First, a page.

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What Should Buy-To-Let Landlords Be Looking Out For Now – And Particularly Before The End Of The Tax Year?

The rest of 2021 is likely to bring more uncertainty to the letting and management of residential property - so how can landlords best prepare? Here are our top ten tips:

1)       Possession:

Bailiff-enforced evictions by private residential landlords in England cannot happen until 31st March 2021 at the earliest - and not usually without giving at least six months’ notice. However, cases involving anti-social behaviour, fraud, trespassing or substantial rent arrears – previously of nine but now six months and which don’t need to have been accumulated before March 2020 - can proceed earlier. A backlog of cases, the possibility of tenants self-isolating and the government’s “Debt Relief/Breathing Space” scheme for tenants in genuine need may mean further delays.

2)     Stamp Duty:

Landlords in England can save up to £15,000 in stamp duty when buying investment property up to 31st March this year but st​​​​​​​ill n​​​​​​​eed to p​​​​​​​a​​​​​​​y a 3% surcharge on a temporally lower stamp duty rate of 3% for purchases up to £500,000. A 2%​​​​​​​ surcharg​​​​​​​e for n​​​​​​​on-U​​​​​​​K r​​​​​​​esid​​​​​​​ents applies from April ​​​​​​​1 when purchasing properties in England and Wales on top of the regular buy to let surcharge.  To be classified as a UK r​​​​​​​esi​​​​​​​dent, buyers need to have spent at least 130 and 83 days or six months in the UK during the year before​​​​​​​ or the year after the property is purchased.​​​​​​​

3)     Right to Rent:

Landlords need to check all tenants enjoy the right to live in the UK before letting them move into a property but this could change in 2021 post Brexit. Landlords have been encouraged to use the current system of accepting passport and photo ID cards until at least 30th June but it's unclear how the system will oper​​​​​​​ate afterwards.

4)      Capital Gains Tax:

This is ​​​​​​​presently applied at 18% for basic rate and 28% for higher rate taxpayers selling in​​​​​​​vest​​​​​​​ment propert​​​​​​​y but profits c​​​​​​​​​​​​​​a​​​​​​​n​​​​​​​ b​​​​​​​e off​​​​​​​​​​​​​​set against an annual allowance of £12,300 in the 2020/21 tax year a​​​​​​​nd £24,600 for jointly-owned assets. However,a government review of CGT prompted record numbers of landlords to set up limited companies subject to corporation tax at 19% not higher rates of individual tax.
5)      Abolition of Section 21 Notices:

The Renters Reform Bill, which would stop landlords ending tenancies by giving two months’ notice without reason and may also include replacing security deposits with lifetime deposits, could be introduced in the summer of 2021 bearing in mind significant cross-party support.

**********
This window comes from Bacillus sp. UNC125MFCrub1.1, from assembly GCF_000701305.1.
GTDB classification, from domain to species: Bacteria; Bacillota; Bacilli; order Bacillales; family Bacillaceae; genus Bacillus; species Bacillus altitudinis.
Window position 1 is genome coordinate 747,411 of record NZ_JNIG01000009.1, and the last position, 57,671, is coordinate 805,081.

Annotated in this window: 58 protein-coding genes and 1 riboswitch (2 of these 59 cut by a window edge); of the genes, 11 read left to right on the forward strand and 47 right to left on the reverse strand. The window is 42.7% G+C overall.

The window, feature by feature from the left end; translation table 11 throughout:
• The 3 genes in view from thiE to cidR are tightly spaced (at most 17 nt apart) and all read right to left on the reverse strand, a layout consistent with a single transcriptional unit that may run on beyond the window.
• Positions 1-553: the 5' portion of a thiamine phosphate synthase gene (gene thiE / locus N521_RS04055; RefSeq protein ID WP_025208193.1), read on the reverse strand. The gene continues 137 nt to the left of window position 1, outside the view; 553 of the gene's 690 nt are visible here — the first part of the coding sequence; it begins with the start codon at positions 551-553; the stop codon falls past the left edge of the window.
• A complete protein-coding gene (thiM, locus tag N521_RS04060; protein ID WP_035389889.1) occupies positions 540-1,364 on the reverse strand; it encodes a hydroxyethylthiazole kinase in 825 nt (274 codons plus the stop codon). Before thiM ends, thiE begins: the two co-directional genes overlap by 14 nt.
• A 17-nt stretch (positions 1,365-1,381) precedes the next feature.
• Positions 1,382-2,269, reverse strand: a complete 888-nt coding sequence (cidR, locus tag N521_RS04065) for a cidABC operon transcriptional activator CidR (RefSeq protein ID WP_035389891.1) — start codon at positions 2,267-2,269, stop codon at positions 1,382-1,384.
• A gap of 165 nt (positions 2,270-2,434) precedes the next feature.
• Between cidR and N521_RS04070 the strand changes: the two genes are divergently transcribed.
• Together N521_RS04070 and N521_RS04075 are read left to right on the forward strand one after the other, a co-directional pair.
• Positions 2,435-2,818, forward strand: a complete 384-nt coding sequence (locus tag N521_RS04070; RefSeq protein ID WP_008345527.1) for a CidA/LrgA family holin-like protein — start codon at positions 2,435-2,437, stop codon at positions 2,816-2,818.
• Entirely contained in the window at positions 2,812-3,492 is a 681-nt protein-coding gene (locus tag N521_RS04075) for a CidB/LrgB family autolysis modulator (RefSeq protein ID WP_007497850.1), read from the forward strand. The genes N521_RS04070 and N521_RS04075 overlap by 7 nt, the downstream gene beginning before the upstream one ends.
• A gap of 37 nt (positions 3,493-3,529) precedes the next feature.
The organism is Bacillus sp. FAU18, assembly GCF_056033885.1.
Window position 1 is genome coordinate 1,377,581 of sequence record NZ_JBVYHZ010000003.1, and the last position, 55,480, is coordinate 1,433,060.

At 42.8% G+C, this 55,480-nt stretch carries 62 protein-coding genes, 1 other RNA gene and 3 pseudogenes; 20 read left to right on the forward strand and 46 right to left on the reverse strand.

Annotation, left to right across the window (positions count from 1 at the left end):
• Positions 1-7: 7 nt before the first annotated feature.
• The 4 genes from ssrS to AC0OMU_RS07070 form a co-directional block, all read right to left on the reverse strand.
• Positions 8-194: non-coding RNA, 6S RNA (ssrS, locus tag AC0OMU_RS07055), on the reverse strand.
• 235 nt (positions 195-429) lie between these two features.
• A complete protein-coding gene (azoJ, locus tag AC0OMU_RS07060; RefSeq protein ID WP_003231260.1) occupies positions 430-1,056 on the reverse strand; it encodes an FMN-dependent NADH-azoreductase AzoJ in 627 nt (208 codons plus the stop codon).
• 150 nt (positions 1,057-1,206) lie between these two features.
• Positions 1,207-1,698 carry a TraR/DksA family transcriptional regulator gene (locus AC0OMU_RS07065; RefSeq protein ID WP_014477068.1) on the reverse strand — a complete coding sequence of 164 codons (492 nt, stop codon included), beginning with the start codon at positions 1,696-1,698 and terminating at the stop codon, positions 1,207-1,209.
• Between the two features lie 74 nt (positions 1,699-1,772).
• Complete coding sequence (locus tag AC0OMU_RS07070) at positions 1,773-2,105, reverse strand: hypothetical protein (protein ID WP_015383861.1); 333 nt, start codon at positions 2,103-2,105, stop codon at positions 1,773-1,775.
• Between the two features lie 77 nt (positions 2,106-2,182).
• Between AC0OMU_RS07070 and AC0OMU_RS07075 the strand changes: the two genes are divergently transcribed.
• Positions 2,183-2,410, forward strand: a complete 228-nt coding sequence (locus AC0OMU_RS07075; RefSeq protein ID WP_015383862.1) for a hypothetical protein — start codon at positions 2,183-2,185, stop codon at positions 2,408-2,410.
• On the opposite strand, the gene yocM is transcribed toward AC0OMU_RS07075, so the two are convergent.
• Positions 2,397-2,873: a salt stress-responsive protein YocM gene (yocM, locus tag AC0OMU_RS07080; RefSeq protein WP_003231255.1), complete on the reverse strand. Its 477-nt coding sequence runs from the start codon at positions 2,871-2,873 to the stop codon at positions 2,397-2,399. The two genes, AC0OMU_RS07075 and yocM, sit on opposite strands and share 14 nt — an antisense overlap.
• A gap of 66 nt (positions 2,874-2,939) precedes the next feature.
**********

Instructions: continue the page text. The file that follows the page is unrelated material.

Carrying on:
6)   Electrical Safety Rules:

Landlords and agents must ensure electrical wiring and fixed electrical installations, sockets, fuse boxes etc are inspected and tested at least every five years otherwise face fines of up to £30,000 if defects are not addressed within 28 days.Tenants have to be provided with a copy of the report within 28 days or before occupation which must also be given to the local authority if requested. New tenancies have been subject to these rules since June last year but will apply to existing tenancies from 1st April 2021.

7) Mortgage Interest Tax Relief:

When filing 2019/20 tax returns last January landlords were able to deduct 25% of mortgage interest against rental income and receive 20% credit on the remaining 75%. However, for their next tax due in January 2022 in respect of the 2021 tax year, landlords will instead just receive 20% credit on all mortgage interest.

8) Client Money Protection:  ​​​​​​​

Managing agents in England need to adhere to new rules from April by signing up to one of the government’s app​​​​​​​roved schemes as well as holding money and accounts registered with the Financial Conduct Authority otherwis​​​​​​​e face fines of up to £30,000.

9) Pet-Friendly Tenancies:

The government have updated their Model Tenancy Agreement template to enable renters to keep pets. Landlords will no longer be able to issue blanket bans on pets or adjust the cap on deposits and will have to object in writing within 28 days of a tenant’s written request and provide a good reason such as the property’s unsuitability. On the other hand, tenants will still have a legal duty to repair or cover the costs of any damage.

10) End of Mortgage Holidays:

Landlords struggling to pay mortgages if tenants can’t meet their rental obligations can apply to defer payments for up to 6 months until 31st July but applications must be submitted before 31 March. Interest will still accrue and be added to the total outstanding!

Most landlords regard buy to let as a long term investment although the last twelve months have tested the patience of many. If they can weather the storms of the next six months then 2022 is looking more promising as the vaccine roll out continues and the economy recovers – especially if taking advantage of the 30 plus years of market knowledge and experience of agents like Jeremy Leaf & Co!